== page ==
Today we jump feet first into a boiling debate over whether female church leaders should be called pastors. The question comes to us from a listener named Nick. “Hello, Pastor John! My church is changing its view on the use of the word pastor to include women, saying Ephesians 4:11 is the only place in the Bible where the Greek word for pastor is ever used, and that it doesn’t have any specific qualifications there. Women could fill this role and still be under male headship and a male elder board, almost more like a deacon or deaconess who leads specific ministries in the church — like a pastor over worship, or a pastor over women’s ministry. But would this change in title be in line with other parts of Scripture?”
Well, let’s clarify first that this is a kind of intra-complementarian debate; that is, a debate among complementarians — a debate among those who agree that the New Testament calls for spiritual, mature, gifted, qualified men to bear the official responsibility in the local church for governing and teaching leadership. Complementarianism means more than that, more than just those qualifications for church leadership — for example, in the home and in society — but that’s the relevant part for this debate. It’s a debate among those who agree on that point, and the question is whether it’s biblical or wise or misleading to use the word pastor for various roles that women can play, various appropriate roles that women play. That’s the issue that I’m addressing and that I’ve been reading about recently.
“It is misleading and unwise to use the English word ‘pastor’ for women in ministry.”
My answer to the question is that it is misleading and unwise to use the English word pastor for women in ministry, and that the attempt to say that it is more biblical to use it is built on a misunderstanding of how language works, as well as the supposed use of the word pastor in the New Testament. And I’ll give four reasons for why I think it’s misleading and unwise and ill-founded.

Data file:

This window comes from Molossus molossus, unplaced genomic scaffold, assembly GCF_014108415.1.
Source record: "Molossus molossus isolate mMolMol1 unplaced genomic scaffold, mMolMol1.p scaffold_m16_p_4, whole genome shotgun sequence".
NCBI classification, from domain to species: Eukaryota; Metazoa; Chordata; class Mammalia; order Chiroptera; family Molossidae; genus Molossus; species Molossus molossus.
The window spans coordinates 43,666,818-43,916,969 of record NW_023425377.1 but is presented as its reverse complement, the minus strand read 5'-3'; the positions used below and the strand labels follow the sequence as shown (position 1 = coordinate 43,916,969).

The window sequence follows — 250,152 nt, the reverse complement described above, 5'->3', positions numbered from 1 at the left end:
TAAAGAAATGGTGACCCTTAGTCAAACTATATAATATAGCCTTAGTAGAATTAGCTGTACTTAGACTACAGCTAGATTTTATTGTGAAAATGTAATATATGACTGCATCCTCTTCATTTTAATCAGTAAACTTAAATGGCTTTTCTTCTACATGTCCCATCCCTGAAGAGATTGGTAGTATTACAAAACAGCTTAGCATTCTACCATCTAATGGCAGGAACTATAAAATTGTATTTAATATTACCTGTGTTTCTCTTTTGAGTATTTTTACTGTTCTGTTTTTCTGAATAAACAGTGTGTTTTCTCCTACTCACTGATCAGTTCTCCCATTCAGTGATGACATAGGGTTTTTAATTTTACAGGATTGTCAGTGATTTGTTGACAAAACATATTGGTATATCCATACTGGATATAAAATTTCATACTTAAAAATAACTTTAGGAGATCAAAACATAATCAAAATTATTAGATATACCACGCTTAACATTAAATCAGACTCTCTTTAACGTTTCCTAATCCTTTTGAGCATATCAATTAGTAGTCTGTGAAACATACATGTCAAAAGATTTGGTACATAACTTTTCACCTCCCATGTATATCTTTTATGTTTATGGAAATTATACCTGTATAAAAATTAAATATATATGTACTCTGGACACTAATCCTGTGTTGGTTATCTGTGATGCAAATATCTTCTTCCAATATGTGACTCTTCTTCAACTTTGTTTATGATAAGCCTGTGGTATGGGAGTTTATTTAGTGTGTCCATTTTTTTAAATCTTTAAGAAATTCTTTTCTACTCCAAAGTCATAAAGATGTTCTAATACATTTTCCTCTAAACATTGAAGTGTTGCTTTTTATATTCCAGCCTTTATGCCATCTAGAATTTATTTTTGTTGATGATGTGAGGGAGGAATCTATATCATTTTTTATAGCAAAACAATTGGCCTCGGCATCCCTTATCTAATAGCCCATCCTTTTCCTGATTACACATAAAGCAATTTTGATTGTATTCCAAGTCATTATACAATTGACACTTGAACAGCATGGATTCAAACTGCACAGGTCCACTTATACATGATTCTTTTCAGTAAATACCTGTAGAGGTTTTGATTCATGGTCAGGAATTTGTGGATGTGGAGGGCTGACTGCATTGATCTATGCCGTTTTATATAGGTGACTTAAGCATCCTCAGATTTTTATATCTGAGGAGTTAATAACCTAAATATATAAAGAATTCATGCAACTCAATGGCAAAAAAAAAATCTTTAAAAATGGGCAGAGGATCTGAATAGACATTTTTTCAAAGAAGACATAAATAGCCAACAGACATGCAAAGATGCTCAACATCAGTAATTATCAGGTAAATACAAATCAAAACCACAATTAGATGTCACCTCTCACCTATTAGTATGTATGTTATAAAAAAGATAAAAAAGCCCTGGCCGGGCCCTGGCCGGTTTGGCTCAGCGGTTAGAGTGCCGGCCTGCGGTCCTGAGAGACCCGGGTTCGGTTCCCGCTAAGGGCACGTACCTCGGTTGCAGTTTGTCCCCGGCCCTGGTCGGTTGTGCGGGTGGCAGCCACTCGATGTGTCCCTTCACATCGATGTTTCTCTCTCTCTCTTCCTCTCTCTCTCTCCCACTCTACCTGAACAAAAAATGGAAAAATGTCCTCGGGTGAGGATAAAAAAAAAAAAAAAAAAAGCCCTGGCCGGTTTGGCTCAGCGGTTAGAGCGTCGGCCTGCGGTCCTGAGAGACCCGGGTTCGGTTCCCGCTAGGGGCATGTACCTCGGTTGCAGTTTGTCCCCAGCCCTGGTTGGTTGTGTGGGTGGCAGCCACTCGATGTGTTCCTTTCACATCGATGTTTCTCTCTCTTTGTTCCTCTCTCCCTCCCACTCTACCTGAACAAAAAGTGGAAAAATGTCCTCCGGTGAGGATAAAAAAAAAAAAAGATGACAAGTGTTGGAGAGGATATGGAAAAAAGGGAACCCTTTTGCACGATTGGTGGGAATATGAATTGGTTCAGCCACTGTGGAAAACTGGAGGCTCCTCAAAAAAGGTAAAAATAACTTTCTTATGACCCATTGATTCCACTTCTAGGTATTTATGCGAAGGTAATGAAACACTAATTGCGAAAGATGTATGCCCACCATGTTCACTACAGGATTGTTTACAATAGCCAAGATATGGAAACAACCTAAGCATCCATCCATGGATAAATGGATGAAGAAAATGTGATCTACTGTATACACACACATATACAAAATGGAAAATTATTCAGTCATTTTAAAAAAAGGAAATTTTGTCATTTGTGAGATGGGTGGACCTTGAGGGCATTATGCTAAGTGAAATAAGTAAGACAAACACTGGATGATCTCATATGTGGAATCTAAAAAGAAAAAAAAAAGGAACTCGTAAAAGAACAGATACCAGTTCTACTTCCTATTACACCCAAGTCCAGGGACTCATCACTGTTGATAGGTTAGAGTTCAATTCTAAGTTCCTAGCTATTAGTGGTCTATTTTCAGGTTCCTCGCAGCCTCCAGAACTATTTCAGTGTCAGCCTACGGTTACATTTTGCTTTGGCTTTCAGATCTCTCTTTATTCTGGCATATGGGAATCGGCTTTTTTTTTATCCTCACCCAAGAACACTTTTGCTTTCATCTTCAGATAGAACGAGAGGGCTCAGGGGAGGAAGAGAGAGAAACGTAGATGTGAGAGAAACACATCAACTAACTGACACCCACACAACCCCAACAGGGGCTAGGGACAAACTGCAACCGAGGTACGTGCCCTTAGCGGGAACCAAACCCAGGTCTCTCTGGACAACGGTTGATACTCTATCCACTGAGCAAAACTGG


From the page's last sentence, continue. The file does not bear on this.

1. Pastor ordinarily connotes preaching and overseeing.
The English word pastor in the English-speaking world today is taken, by almost everyone who knows the word, to refer to a person with official leadership in the local church that ordinarily involves preaching and governing, and would be roughly the same as lead elders or overseers. That’s the ordinary meaning of the word in English.
So the question becomes, Should a word with that ordinary meaning in English be used to refer to laypeople in the church — men or women — who do not have that kind of official leadership role of preaching and teaching and governing as elders and overseers? And the answer of some is yes, we should use that word because the New Testament uses the term pastor for non-authoritative roles of shepherding. That’s the argument they would give.
2. Greek has only one word for shepherd and pastor.
My second reason for thinking it’s misleading and unwise and ill-founded to use the word pastor for those who are not elders or overseers in the church is that this argument that I just mentioned doesn’t work — namely, that the New Testament uses the term pastor for non-authoritative roles of shepherding.
So let me state the obvious: The New Testament was written in Greek and of course doesn’t use the English word pastor at all. That may seem silly to even observe that, but it’s significant. It has a word in Greek, poimēn, for shepherd. That noun is used eighteen times in the New Testament, one of which is sometimes translated pastor — namely, Ephesians 4:11 — where Christ has appointed pastors and teachers in the church. But the ESV, for example, translates this “shepherds and teachers.” And if we do that, then the word pastor never occurs in the entire English Bible. The other translations only have it there at Ephesians 4:11. The ESV doesn’t even translate it there as pastors, but simply as shepherds. That’s the way it’s translated throughout.